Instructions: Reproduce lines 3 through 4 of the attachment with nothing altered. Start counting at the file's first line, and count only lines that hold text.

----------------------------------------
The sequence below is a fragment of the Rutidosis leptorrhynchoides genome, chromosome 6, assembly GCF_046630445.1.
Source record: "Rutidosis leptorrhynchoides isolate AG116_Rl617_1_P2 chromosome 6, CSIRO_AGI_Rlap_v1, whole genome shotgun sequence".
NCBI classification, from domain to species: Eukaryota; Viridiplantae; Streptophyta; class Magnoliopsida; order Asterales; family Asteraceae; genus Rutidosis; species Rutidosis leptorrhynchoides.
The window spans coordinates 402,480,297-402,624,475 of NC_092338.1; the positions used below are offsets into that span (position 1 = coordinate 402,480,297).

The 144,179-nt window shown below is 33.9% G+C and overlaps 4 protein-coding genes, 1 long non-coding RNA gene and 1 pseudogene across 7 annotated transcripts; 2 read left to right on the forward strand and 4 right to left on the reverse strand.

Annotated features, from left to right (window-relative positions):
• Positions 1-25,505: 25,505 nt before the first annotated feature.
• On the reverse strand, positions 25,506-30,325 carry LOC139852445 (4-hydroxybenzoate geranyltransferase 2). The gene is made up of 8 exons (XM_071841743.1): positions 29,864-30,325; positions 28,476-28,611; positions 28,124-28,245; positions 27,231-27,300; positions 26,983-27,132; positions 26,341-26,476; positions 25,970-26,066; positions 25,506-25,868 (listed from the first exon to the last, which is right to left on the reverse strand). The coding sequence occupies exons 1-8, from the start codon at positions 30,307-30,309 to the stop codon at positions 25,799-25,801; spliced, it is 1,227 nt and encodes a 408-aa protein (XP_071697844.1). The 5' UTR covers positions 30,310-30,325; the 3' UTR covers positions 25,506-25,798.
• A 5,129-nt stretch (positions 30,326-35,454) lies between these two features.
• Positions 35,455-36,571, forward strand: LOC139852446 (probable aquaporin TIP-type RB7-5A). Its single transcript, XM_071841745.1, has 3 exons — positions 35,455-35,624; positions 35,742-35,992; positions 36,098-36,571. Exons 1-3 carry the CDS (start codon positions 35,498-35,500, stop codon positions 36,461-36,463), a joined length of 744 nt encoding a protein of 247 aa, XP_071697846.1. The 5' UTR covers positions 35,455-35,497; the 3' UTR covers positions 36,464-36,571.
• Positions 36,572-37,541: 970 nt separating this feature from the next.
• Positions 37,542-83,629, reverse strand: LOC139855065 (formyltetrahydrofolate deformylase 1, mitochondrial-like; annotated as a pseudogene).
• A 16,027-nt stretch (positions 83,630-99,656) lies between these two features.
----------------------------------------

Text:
NCBI classification, from domain to species: Eukaryota; Viridiplantae; Streptophyta; class Magnoliopsida; order Asterales; family Asteraceae; genus Rutidosis; species Rutidosis leptorrhynchoides.
The window spans coordinates 402,480,297-402,624,475 of NC_092338.1; the positions used below are offsets into that span (position 1 = coordinate 402,480,297).